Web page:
Ideas for the Industrial Chic Look
Think of modern industrial design as a Westernized version of the tidying up craze. It is by definition utilitarian, and clutter is replaced with overtly functional, mechanical, or sublimely purposeful items as focal points.
Photo by Ramona D'Viola; Architect: Matt Hollis Architects, space: Stonehouse Cellars
In search of space to create and live, it was artists and bohemians who wrested their homes from the warehouses abandoned by industry in the late 20th century. These cavernous, unfinished spaces — with their exposed beams and walls of brick and glass — captured imagination. Blame it on Flashdance.
Taking their cues from the early warehouse dwellers, East Bay developers are creating — or repurposing — industrial spaces like Hive Oakland and Lampwork Lofts. These once industrial manufacturing hubs have metamorphosed as convivial, somewhat communal, living spaces, where nothing of the structure’s origins is left to conjecture.
Think of modern industrial design as a Westernized version of the tidying up craze. It is by definition utilitarian, and clutter is replaced with overtly functional, mechanical, or sublimely purposeful items as focal points, awash in natural light.
If you’re already a lucky loft dweller, you’ve got the perfect palette. Now, try to resist the urge to fill the void. Instead, use your spatial flexibility to create flow and define space by function — cooking and dining, lounging, sleeping, working — or creating, where architecture becomes element.
At the vanguard of the reclamation and recycling renaissance, modern industrial design is the “repurposeful” reuse of unlikely objects. Think tractor seats as bar stools, cable spool coffee tables, or retractable garage doors as room dividers. And modern industrial is inherently green. Most likely if your home is a loft, it’s enjoying its second act, too.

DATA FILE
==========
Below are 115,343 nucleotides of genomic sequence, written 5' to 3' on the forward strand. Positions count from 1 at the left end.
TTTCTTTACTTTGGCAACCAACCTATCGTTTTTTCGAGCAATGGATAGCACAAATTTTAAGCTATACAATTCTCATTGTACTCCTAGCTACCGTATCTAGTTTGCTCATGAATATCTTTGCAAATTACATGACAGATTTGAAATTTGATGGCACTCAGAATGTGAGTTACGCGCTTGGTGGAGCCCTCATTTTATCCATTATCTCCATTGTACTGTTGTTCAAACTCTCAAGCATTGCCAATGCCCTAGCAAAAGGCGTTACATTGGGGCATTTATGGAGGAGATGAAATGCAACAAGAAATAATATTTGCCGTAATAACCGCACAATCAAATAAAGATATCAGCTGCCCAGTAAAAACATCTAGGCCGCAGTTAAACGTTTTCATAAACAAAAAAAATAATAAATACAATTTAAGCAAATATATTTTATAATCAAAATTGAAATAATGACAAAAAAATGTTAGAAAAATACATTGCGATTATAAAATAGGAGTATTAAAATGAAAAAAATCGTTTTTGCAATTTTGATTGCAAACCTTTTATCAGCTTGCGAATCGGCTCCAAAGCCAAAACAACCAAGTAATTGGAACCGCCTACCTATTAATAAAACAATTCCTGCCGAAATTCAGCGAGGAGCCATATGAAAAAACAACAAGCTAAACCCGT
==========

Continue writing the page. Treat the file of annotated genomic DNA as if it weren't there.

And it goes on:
The challenge of creating a comfortable home from interiors designed for heavy industry provides an opportunity to introduce “human-ness” in the form of organic elements like wood, live greenery, and texture to homes dominated by steel, brick, and concrete.
Repurposed wood is right at home within the aesthetic. Textured and weathered, its patina and history are part of the appeal. Use it liberally to create sliding barn door portals, cabinet fronts, or stair risers. Or clad entire walls to set the backdrop or mood of any modern industrial dwelling
Complete your space with soft furnishings, plush couches, deep rugs, and comfy lounges to absorb sound and define functional spaces. Overstuffed puffs, low-slung ottomans, and throw pillows add a bohemian vibe. Go uber modern with minimalist furnishings and polished steel finishes. Or break the rules.
When it comes to interior greenscapes, utilize plants that fit the scale of your space — the bigger the better. Introducing nature into your manmade environment takes the concrete out of the concrete jungle (or at least lessens its influence). For homes boasting high ceilings and lots of natural light, tropical palms or bamboos add drama, define space, or provide privacy.
Modern industrial design is perhaps at its most playful and ingenious when it comes to lighting. Even with all that sunshine, illuminating cavernous rooms can prove difficult. Never fear: From rustic DIY to rustic manufactured, a HOUZZ search for “modern industrial lighting” yields a mind boggling variety of options, ranging from chandeliers made entirely of electrical conduit to vintage replicas of large scale industrial lamps. The resurgence in popularity of the “Edison” bulb, with its classic shape and exposed filaments, adds vintage authenticity in efficient LED varieties.
For the painters and artists living in the first wave of warehouse spaces, walls of glass provided unparalleled natural light along with very little privacy. Lessen the fishbowl effect with electronically controlled “smart” window treatments that provide programmable time-of-day functionality to keep your space cool, warm, or simply private.
Canvas drop cloths in sizes up to 30-feet square can be hung from plumber’s pipe “curtain” rods for finished looking window treatments straight from the modern industrial design style books and entirely in keeping with the ethos.
While industrial design has few defining tenets, there is one overarching descriptor: bold bordering on bodacious.